What do dog parks, skate parks, roadway expansions for bicycles, and concrete highways through the woods all have in common? They siphon-off public funds for special projects that less than 2 percent of those who pay for these initiatives actually utilize them.
The Newnan LINC path project is the latest special-interest promotion envisioning 25 miles, at a mere $20 million, to acquire, clear, and pour a 10-12 foot concrete thoroughfare (with a required yellow center line for those with right-of-way issues) in order to meet the needs of the jogging enthusiast and attract young executives by offering them the illusion they are living in Virginia Highlands without the occasional mugging.
This is Coweta County's latest attempt to mimic the ingenious planning model of the Peachtree City forefathers. Peachtree City is famous for their 93 miles of paved recreational paths enjoyed by pedestrians, bicyclists, and of course, golf carts. Yet those groups leading the planning of the LINC systems want little to do with golf carts or shared-use pathways (those adjacent to pre-existing roadways), catering only to the joggers, which logically reduces the utilization factor, but hey, when did logic ever play a part of political motivations?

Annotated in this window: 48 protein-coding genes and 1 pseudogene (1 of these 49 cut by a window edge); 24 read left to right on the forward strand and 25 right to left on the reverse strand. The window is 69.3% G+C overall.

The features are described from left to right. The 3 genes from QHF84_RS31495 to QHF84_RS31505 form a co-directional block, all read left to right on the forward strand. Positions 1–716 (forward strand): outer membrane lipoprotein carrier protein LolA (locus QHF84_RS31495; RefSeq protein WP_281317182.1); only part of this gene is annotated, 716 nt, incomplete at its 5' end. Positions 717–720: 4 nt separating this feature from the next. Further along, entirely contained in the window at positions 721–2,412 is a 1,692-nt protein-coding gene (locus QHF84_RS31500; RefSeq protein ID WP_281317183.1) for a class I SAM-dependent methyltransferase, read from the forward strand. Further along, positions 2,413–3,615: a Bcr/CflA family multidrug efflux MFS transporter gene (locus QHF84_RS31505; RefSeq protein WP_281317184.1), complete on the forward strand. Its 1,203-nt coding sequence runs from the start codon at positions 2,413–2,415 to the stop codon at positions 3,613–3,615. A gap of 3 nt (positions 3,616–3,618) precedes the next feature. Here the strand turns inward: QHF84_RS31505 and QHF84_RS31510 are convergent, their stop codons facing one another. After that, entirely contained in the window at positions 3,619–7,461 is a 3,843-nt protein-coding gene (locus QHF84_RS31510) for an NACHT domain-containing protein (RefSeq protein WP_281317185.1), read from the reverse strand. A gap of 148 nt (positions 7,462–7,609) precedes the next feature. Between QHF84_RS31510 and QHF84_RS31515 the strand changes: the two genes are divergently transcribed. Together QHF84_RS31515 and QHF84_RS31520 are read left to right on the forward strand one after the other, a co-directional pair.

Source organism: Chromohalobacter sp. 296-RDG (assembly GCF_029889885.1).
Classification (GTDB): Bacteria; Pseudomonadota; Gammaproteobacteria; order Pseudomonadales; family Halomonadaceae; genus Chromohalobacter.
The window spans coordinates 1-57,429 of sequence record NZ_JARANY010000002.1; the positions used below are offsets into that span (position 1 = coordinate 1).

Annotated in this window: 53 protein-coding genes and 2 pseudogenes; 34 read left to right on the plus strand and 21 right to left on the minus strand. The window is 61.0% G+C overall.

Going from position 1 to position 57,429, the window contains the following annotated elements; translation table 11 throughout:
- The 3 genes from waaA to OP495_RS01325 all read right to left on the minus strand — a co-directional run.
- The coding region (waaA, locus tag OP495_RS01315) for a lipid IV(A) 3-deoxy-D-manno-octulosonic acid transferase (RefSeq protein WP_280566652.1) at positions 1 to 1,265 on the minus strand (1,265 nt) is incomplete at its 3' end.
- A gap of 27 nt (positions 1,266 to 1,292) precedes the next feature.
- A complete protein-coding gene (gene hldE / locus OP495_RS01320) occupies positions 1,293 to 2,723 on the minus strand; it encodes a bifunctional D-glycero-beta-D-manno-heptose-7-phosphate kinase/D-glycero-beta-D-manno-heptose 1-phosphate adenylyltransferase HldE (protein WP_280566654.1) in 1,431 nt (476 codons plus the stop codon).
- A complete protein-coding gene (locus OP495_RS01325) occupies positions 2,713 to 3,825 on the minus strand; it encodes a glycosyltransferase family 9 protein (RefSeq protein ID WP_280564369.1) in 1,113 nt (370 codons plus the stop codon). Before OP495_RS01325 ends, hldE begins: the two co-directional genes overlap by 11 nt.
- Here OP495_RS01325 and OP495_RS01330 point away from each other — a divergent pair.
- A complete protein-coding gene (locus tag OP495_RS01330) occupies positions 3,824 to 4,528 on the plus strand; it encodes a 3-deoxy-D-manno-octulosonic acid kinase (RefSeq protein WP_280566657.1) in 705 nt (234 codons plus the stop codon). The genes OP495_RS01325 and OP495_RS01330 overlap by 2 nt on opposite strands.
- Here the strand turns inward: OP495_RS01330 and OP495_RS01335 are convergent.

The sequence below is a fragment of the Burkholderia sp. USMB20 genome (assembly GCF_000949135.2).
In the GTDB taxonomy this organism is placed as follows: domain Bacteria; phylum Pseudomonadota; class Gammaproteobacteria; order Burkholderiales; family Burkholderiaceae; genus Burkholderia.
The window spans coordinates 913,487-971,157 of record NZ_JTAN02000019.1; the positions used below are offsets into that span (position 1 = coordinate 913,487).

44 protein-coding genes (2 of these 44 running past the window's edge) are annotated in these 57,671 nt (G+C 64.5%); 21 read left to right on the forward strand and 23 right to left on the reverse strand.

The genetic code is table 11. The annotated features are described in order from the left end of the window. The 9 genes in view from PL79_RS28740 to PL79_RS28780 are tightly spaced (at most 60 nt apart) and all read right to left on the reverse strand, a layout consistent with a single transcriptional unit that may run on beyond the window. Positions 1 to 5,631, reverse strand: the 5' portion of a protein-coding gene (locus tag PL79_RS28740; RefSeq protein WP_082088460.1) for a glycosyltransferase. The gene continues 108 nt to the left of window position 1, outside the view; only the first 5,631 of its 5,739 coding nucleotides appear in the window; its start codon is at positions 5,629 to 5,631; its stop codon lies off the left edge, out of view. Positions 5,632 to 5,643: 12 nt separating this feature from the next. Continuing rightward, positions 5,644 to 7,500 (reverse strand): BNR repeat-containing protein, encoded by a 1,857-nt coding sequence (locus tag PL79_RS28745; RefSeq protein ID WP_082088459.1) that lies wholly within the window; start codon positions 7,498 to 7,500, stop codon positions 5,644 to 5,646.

When you intend on requesting private businesses to offset the drain on the SPLOST funding, the law of unintended consequences kicks in, diminishing the charitable philanthropic participation due to the finite discretionary budgets of these community businesses. A dollar here won't be a dollar there.
And is it any wonder why citizens have such a contemptuous view of wasteful SPLOST pet-projects? Tax dollars should be used to benefit the whole, not grease the squeals of a few.
Ask the special-interest leadership to bear the brunt of the cost and watch the ire of the entitlement minority roar.